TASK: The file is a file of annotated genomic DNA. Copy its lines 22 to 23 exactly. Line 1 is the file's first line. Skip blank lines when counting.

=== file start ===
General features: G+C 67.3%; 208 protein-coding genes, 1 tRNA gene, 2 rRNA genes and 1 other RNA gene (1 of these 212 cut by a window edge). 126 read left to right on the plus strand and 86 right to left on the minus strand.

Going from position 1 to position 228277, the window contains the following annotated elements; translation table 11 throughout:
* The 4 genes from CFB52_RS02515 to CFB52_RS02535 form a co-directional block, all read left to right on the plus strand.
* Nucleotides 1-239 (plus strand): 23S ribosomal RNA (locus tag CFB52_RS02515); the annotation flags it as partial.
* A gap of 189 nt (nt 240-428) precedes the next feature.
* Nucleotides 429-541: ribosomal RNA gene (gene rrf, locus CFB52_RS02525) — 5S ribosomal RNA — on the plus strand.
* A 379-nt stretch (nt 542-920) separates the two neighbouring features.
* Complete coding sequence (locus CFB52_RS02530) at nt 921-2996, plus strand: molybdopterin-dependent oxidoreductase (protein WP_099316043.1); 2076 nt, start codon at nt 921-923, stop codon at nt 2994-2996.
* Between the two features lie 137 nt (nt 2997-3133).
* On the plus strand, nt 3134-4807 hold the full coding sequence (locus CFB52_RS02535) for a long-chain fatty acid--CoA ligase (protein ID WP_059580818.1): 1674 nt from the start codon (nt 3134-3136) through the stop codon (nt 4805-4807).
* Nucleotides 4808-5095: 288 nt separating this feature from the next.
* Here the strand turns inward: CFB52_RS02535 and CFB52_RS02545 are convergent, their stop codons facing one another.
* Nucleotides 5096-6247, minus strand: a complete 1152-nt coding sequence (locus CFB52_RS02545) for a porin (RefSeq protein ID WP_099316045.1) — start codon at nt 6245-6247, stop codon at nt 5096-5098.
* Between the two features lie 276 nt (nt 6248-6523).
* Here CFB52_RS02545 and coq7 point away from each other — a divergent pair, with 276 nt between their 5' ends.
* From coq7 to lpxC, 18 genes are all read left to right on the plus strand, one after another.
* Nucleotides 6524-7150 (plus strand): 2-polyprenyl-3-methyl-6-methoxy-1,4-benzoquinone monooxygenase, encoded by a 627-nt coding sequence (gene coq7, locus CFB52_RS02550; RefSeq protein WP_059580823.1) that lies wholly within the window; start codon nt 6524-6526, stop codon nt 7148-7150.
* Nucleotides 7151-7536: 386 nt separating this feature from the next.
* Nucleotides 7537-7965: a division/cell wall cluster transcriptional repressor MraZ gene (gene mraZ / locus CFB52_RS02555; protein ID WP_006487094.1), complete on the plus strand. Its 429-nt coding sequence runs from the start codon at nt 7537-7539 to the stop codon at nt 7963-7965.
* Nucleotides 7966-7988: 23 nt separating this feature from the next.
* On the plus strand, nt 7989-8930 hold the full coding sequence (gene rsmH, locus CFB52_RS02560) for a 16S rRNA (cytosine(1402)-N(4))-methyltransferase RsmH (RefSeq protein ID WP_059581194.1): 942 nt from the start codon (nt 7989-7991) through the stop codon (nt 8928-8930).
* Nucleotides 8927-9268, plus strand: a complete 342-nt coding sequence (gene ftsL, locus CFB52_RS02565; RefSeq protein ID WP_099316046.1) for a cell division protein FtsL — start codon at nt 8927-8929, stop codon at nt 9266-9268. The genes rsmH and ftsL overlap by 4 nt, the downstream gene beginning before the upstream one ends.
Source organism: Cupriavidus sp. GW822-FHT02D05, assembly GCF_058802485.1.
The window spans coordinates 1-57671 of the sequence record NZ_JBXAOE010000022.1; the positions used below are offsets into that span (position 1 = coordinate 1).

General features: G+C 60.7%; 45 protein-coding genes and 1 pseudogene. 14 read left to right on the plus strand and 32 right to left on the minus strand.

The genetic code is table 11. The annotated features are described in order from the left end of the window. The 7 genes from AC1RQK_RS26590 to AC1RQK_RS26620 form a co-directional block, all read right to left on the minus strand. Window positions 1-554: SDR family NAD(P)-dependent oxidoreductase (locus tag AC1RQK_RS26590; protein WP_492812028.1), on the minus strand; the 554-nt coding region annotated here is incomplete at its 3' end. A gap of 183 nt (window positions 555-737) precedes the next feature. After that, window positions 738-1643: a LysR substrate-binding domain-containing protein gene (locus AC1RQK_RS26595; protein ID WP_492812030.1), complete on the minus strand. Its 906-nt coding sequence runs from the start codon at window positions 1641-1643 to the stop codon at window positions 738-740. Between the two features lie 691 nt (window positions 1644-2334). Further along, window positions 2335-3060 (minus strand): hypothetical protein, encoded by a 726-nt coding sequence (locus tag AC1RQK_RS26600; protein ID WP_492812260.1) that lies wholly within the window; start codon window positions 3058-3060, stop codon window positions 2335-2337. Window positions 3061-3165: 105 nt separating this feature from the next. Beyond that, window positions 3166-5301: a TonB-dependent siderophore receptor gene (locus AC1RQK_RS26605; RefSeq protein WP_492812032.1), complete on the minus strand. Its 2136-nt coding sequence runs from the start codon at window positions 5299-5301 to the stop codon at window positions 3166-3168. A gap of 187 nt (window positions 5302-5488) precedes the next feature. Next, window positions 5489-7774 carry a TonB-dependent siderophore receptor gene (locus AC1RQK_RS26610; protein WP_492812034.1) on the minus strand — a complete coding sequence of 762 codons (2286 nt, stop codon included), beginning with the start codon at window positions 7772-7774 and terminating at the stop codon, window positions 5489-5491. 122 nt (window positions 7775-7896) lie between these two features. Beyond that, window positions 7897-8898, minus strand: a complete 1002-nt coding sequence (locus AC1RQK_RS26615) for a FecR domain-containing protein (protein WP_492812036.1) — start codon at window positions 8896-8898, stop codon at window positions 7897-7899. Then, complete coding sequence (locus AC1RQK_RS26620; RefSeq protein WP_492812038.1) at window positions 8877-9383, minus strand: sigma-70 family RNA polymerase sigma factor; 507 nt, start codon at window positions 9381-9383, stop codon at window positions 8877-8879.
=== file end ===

* Nucleotides 8927-9268, plus strand: a complete 342-nt coding sequence (gene ftsL, locus CFB52_RS02565; RefSeq protein ID WP_099316046.1) for a cell division protein FtsL — start codon at nt 8927-8929, stop codon at nt 9266-9268. The genes rsmH and ftsL overlap by 4 nt, the downstream gene beginning before the upstream one ends.
Source organism: Cupriavidus sp. GW822-FHT02D05, assembly GCF_058802485.1.